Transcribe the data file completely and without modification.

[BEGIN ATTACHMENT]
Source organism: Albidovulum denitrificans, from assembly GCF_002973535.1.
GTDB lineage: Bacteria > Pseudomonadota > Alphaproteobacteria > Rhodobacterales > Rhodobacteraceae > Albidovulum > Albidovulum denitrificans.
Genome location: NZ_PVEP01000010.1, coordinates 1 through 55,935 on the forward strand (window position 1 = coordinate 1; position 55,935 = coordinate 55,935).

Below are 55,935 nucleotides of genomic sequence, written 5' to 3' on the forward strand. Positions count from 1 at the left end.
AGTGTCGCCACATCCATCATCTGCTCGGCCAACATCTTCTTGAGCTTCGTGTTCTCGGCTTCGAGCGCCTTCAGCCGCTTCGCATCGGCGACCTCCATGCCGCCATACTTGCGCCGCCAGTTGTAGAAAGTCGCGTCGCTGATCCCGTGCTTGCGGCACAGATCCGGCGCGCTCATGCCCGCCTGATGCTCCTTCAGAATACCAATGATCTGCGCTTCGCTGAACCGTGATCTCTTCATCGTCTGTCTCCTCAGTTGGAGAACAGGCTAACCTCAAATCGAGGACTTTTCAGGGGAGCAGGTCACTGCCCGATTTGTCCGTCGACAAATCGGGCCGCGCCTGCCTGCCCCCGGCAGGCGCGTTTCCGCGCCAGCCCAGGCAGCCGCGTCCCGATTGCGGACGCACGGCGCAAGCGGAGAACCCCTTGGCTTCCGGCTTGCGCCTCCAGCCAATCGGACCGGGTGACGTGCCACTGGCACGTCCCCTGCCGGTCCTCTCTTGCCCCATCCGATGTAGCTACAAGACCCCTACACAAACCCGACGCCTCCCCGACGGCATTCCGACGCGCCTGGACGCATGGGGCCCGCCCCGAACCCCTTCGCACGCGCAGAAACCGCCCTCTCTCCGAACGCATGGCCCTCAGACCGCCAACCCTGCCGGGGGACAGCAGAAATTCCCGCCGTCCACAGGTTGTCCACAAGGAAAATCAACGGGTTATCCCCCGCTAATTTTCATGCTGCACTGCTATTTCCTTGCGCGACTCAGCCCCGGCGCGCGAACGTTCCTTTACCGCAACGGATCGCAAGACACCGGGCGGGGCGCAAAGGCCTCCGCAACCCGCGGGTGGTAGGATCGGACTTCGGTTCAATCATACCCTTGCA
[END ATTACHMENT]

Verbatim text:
Source organism: Albidovulum denitrificans, from assembly GCF_002973535.1.
GTDB lineage: Bacteria > Pseudomonadota > Alphaproteobacteria > Rhodobacterales > Rhodobacteraceae > Albidovulum > Albidovulum denitrificans.
Genome location: NZ_PVEP01000010.1, coordinates 1 through 55,935 on the forward strand (window position 1 = coordinate 1; position 55,935 = coordinate 55,935).

Below are 55,935 nucleotides of genomic sequence, written 5' to 3' on the forward strand. Positions count from 1 at the left end.
AGTGTCGCCACATCCATCATCTGCTCGGCCAACATCTTCTTGAGCTTCGTGTTCTCGGCTTCGAGCGCCTTCAGCCGCTTCGCATCGGCGACCTCCATGCCGCCATACTTGCGCCGCCAGTTGTAGAAAGTCGCGTCGCTGATCCCGTGCTTGCGGCACAGATCCGGCGCGCTCATGCCCGCCTGATGCTCCTTCAGAATACCAATGATCTGCGCTTCGCTGAACCGTGATCTCTTCATCGTCTGTCTCCTCAGTTGGAGAACAGGCTAACCTCAAATCGAGGACTTTTCAGGGGAGCAGGTCACTGCCCGATTTGTCCGTCGACAAATCGGGCCGCGCCTGCCTGCCCCCGGCAGGCGCGTTTCCGCGCCAGCCCAGGCAGCCGCGTCCCGATTGCGGACGCACGGCGCAAGCGGAGAACCCCTTGGCTTCCGGCTTGCGCCTCCAGCCAATCGGACCGGGTGACGTGCCACTGGCACGTCCCCTGCCGGTCCTCTCTTGCCCCATCCGATGTAGCTACAAGACCCCTACACAAACCCGACGCCTCCCCGACGGCATTCCGACGCGCCTGGACGCATGGGGCCCGCCCCGAACCCCTTCGCACGCGCAGAAACCGCCCTCTCTCCGAACGCATGGCCCTCAGACCGCCAACCCTGCCGGGGGACAGCAGAAATTCCCGCCGTCCACAGGTTGTCCACAAGGAAAATCAACGGGTTATCCCCCGCTAATTTTCATGCTGCACTGCTATTTCCTTGCGCGACTCAGCCCCGGCGCGCGAACGTTCCTTTACCGCAACGGATCGCAAGACACCGGGCGGGGCGCAAAGGCCTCCGCAACCCGCGGGTGGTAGGATCGGACTTCGGTTCAATCATACCCTTGCA